However, our robust financial health has also drawn criticism from some in organized medicine accusing us of becoming “fat cats” and losing our focus on rank and file physicians. Nothing could be further from the truth.

In fact, our financial success will allow the AMA to engage in significant public policy initiatives such as the for the Voice for the Uninsured Campaign that you will hear about from Dr. Peter Carmel in Reference Committee F tomorrow and other activities.

But, let’s be clear that our AMA’s continued financial stability depends on the sustained performance of both our business services and membership acquisition and retention.

The annual operating cost of AMA as an association, including Advocacy, Professional Standards, and Governance Support is about $130 million while funds from Membership accounts for $37 million, Business Operations $112 million and Investment Income $11 million.

We need to ensure the sustainability of both membership and business operations, for the association would not exist without either.  Therefore, we need to not only continue to explore new business opportunities, but also manage our resources effectively.  And we also need to solve our membership challenge which brings me to my next element.

The continuing decline in our membership challenges us to critically assess our membership offerings and literally redefine our membership value proposition. You may be surprised to learn that most physicians have been a member of the AMA at one time or another.  That’s the good news.  The bad news is that it’s well known in business that it’s more difficult to re-attract former customers than it is to win new customers and the 30 plus year decline in our membership rolls bears this out.

Now, we have made some progress.  In my first year with the association we lost 17,000 members and by April 2005, with an aggressive marketing effort, we had more or less stabilized our membership.  But what we’re doing now is simply “managing the decline” which is not a strategy I want to continue, and I don’t think you do either.

I’ve recently been visiting some state society executives to discuss our mutual challenges.  This has been one of the best activities I’ve undertaken in my tenure and it’s also given me much to think about.

I asked one executive about why his society didn’t participate in the recent examination of the Partnership for Growth Membership Task Force.  His reply was, “We saw that all you were going to deal with was invoices, mailings and collections. These are small ideas and we don’t deal with small membership ideas and you shouldn’t either”.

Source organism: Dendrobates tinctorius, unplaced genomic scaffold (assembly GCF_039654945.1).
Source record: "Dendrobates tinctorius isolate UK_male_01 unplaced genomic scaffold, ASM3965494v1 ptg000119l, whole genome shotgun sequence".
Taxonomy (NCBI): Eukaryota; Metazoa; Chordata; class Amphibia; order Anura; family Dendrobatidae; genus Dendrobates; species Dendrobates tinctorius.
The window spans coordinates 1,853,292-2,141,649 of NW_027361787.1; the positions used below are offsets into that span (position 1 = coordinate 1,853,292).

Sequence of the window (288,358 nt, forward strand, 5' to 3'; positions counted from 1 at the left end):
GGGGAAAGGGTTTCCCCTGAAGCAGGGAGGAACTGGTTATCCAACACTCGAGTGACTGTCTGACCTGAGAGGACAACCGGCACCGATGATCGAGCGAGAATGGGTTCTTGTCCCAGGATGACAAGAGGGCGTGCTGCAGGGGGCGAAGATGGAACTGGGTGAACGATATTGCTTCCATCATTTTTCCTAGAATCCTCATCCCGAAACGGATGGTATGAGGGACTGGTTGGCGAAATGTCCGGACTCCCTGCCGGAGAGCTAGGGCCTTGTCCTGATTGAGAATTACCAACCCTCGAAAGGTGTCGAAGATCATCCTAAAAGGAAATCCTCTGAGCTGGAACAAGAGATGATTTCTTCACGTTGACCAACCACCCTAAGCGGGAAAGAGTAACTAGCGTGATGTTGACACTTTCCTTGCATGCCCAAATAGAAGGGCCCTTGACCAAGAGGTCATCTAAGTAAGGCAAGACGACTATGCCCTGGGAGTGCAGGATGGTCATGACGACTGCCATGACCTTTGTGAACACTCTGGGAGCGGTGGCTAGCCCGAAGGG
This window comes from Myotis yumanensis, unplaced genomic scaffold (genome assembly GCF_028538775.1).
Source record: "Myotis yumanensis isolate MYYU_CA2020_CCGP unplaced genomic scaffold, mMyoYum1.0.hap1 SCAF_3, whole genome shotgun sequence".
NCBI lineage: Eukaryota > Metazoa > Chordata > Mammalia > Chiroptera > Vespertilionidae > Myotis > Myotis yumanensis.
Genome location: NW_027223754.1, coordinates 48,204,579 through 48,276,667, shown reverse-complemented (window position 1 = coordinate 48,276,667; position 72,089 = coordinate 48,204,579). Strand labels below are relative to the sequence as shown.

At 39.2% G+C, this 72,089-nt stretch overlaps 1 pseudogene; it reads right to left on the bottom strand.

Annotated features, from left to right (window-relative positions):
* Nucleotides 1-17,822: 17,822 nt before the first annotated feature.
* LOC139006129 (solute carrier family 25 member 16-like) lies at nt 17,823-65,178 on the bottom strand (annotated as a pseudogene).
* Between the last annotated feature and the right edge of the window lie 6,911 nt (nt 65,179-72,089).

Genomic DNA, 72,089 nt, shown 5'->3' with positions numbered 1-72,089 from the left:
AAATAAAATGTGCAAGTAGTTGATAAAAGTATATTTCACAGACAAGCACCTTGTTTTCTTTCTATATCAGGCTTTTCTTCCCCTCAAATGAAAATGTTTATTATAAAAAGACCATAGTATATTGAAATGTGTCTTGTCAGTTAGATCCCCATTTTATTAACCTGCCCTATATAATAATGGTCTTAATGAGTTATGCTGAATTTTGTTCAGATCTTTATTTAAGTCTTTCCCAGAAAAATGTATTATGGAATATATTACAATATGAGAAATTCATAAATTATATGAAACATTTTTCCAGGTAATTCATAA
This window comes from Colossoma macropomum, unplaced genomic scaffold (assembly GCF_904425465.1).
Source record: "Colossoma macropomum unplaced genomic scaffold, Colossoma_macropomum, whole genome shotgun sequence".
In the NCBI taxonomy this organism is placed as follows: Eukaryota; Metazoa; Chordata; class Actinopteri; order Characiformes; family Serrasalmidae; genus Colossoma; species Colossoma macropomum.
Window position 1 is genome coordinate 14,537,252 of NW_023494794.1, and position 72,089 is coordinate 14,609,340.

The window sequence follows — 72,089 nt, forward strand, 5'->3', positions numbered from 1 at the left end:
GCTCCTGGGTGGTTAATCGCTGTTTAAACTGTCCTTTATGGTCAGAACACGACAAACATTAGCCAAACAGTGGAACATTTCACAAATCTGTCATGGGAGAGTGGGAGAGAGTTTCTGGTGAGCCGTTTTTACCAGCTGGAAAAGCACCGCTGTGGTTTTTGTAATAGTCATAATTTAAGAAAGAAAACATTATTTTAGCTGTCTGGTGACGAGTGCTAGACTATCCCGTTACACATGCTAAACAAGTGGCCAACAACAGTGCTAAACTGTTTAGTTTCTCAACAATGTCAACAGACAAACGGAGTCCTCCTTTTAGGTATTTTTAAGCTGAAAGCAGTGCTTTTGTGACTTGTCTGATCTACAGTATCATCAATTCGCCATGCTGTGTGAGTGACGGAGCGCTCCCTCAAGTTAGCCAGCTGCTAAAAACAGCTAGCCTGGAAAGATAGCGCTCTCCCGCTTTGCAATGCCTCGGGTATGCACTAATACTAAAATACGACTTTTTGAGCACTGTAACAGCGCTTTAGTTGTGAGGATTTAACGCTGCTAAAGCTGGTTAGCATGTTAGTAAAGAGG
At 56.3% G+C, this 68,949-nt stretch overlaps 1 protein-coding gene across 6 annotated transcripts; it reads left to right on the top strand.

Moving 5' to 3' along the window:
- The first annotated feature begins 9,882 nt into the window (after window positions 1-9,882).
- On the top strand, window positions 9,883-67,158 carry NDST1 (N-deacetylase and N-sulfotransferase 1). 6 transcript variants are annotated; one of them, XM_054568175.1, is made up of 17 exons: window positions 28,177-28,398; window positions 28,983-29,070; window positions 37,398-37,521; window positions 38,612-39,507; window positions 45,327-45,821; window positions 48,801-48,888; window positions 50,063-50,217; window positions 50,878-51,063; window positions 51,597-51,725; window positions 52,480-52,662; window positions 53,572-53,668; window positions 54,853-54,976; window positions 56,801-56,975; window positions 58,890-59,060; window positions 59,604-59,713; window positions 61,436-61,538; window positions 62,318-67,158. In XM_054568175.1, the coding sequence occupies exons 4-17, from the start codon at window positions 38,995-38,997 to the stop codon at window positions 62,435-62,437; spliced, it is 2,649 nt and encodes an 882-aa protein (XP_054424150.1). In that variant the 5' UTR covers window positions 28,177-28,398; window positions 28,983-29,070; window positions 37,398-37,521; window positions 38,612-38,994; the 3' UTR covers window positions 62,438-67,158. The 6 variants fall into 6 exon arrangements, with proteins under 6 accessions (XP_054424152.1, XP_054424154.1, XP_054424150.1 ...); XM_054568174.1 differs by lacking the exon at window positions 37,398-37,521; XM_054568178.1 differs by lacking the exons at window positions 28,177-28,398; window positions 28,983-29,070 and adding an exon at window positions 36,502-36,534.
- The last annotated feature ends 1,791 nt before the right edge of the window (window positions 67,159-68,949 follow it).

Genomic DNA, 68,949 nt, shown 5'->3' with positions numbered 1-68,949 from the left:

Our value proposition needs to bring us members who stay members.

So I have asked our staff to think differently about membership and to undertake a reassessment of our membership value proposition considering fundamental questions like:  What are the real benefits of membership?  What could they be?  And then, armed with that market-driven information, I have asked them to generate big ideas that address physician needs today and well into the future.

Our challenges of membership acquisition and retention have also put us at a crossroads in our ability to be effective as the voice of medicine.  There are at least three components we need to examine:

  • Voice of whom?
  • Voice with whom?
  • Voice for what?

We claim to represent all physicians, some 800,000 in practice today, but we can count only a fraction of those doctors as members. I don’t think we do as good of a job of as we could in communicating to our members and I’m sure we don’t reach many of the U.S. practicing physicians.  On the other hand, I have physicians who are not members, but feel they get great value from our business products and services. In our membership model, how do we account for these doctors?

Do our decision-making process and governance processes help or hurt our efforts?  I think this is a question we need to seriously address.  Our governance must focus on the big issues that are of greatest concern to physicians.  We touched on this in the Org of Org Process, but we really never got to the heart of the matter.  Our membership and House of Delegates must reflect the demographics of physicians in practice.  Something needs to be done.